Tuesday, May 17, 2016
Monday, May 16, 2016
The Argus Leader has compiled what it calls a first-ever glimpse at South Dakota med mal cases. It sounds very similar to med mal data from the U.S. as a whole:
The analysis of South Dakota data show that the vast majority of claims made against health providers are dismissed or withdrawn without any payment.
In 2014, insurers reported 163 claims that were either filed or closed. Of those, 28 were dismissed. Another 24 were closed with no payment amount recorded.
In 2015 there were 148 claims filed or closed with the Division, and 48 of those were closed without payment.
In 2014, insurers paid nearly $10.9 million on 27 settlements and one jury verdict. In 2015, that number dropped to nearly $6.4 million on 18 settlements.
In those two years, the largest settlement was $3 million. The average settlement was $367,654. The settlement amounts only reflect what insurance companies paid. They do not include additional amounts paid by health providers.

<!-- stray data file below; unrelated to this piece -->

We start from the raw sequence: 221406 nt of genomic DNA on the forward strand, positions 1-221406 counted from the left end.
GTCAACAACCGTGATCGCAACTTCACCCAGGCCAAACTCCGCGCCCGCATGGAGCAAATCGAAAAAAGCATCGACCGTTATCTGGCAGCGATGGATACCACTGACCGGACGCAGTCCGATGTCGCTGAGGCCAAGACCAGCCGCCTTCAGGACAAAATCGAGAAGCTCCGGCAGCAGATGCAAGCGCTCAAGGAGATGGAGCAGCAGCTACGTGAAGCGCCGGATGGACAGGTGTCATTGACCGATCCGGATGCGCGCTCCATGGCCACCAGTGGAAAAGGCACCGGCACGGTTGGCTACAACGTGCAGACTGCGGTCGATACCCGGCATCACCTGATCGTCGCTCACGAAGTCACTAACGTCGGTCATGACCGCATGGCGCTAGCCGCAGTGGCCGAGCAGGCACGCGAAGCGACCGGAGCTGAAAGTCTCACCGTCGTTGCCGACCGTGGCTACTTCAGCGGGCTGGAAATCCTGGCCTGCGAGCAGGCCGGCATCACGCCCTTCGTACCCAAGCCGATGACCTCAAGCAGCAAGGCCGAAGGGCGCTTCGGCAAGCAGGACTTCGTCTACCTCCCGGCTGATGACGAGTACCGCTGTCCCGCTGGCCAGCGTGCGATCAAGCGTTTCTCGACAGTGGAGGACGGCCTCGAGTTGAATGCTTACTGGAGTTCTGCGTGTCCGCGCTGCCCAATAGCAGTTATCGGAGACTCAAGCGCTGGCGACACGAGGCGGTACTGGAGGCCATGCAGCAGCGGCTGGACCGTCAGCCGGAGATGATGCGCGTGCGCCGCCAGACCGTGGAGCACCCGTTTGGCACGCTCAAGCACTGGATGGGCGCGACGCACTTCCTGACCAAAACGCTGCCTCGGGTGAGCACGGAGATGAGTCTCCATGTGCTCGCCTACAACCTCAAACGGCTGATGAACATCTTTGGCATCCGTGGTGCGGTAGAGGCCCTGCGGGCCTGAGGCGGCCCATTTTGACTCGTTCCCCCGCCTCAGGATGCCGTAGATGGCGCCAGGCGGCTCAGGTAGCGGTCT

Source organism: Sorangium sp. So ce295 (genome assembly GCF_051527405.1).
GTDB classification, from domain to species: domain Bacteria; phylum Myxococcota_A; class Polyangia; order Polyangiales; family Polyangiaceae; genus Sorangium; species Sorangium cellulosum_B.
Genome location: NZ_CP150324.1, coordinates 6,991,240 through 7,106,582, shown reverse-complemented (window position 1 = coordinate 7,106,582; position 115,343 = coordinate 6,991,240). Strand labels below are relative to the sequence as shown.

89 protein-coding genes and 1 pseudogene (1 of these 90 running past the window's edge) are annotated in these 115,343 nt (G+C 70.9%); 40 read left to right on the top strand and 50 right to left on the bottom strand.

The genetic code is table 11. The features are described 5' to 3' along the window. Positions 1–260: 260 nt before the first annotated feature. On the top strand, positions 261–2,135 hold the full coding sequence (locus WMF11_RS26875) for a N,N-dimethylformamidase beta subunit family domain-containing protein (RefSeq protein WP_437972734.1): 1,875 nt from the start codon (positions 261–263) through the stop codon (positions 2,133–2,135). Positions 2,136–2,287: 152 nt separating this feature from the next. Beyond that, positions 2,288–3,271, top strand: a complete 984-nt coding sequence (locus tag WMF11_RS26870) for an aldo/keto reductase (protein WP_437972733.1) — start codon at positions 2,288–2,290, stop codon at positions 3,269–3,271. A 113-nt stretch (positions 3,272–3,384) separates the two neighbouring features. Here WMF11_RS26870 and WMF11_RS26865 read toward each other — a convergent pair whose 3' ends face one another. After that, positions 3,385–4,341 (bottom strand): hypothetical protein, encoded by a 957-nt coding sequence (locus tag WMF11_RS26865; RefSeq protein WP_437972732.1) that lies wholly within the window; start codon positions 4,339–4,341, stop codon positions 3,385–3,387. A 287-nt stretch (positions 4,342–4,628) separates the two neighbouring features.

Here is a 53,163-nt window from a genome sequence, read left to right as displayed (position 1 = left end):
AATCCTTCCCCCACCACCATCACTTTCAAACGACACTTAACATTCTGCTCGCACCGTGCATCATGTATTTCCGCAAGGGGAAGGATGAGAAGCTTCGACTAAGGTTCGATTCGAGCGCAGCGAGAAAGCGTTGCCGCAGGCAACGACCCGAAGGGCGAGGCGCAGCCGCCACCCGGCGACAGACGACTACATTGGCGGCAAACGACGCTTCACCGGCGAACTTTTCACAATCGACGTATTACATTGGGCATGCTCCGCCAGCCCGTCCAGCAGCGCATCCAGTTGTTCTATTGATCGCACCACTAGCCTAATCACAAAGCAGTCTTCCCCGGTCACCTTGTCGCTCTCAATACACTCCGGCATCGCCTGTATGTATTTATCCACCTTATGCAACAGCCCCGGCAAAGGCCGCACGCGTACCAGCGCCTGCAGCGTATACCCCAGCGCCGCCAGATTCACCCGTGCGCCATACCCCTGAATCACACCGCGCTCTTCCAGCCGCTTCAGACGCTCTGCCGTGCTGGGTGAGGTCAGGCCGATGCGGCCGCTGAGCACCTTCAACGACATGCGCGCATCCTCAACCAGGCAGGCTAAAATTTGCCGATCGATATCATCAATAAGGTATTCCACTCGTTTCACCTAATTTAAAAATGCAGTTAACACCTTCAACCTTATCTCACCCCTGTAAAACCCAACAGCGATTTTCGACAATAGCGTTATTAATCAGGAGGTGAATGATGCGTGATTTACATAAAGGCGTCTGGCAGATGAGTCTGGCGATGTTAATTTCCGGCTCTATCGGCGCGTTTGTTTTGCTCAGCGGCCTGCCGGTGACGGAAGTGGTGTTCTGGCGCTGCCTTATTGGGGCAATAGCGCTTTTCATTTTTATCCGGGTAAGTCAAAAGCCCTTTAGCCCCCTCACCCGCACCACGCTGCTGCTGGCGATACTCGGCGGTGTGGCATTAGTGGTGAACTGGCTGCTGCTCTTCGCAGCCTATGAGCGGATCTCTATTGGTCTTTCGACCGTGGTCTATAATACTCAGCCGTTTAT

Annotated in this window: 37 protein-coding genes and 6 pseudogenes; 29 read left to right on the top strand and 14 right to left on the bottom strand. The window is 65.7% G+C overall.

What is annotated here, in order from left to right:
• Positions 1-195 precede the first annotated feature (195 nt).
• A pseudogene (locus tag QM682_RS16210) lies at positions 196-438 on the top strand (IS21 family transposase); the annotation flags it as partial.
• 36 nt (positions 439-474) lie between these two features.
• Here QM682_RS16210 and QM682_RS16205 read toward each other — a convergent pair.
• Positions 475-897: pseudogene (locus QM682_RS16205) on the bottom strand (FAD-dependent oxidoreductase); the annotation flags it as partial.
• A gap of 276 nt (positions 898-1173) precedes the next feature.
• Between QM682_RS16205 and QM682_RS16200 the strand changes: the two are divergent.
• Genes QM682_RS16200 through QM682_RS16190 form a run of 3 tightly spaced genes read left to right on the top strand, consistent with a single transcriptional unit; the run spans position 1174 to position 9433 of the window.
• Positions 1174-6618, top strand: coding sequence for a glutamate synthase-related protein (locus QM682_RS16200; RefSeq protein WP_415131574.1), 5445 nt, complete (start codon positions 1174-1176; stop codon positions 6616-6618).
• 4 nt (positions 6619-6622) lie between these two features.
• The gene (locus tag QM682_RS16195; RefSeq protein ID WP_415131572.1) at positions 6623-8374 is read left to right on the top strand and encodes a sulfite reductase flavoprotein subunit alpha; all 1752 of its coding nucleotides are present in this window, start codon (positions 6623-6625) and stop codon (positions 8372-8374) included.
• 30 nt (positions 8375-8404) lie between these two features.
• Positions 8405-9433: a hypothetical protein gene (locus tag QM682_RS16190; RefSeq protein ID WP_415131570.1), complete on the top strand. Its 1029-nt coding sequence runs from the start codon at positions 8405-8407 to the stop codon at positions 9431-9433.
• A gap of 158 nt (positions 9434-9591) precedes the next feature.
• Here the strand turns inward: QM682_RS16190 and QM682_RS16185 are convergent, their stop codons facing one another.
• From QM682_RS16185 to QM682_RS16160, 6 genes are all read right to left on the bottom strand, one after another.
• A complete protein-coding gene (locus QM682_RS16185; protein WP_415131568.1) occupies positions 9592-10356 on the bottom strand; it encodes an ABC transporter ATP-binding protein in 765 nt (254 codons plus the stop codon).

But getting those settlements can take years for injured patients or their surviving loved ones. The $3 million settlement, for example, took nearly four years from date of injury to settlement.
The full story is here.
Wednesday, May 11, 2016
Nathan Miller has posted to SSRN Human Rights Abuses as Tort Harms: Losses in Translation. The abstract provides:
This Article examines the normative challenges posed by bringing international human rights claims in state courts under the common law of torts. It argues that the normative structure of the private law of torts cannot adequately address the very different concerns at stake when addressing public harms. Torts address issues that arise between two parties and those parties alone. But public law addresses harms done simultaneously to individuals and to the body politic. Redress for public harms should encompass both individual and systemic remedies, but tort law offers only the former. Instead of advancing tort claims, advocates should urge state courts to exercise their concurrent jurisdiction over the customary international legal norms incorporated into the federal common law to hear claims for violations of international human rights.
Tuesday, May 10, 2016
Dr. Patrick McKenna, of the Wisconsin School of Medicine and Public Health, has published a study on the effect of apology immunity laws in med mal cases. He found: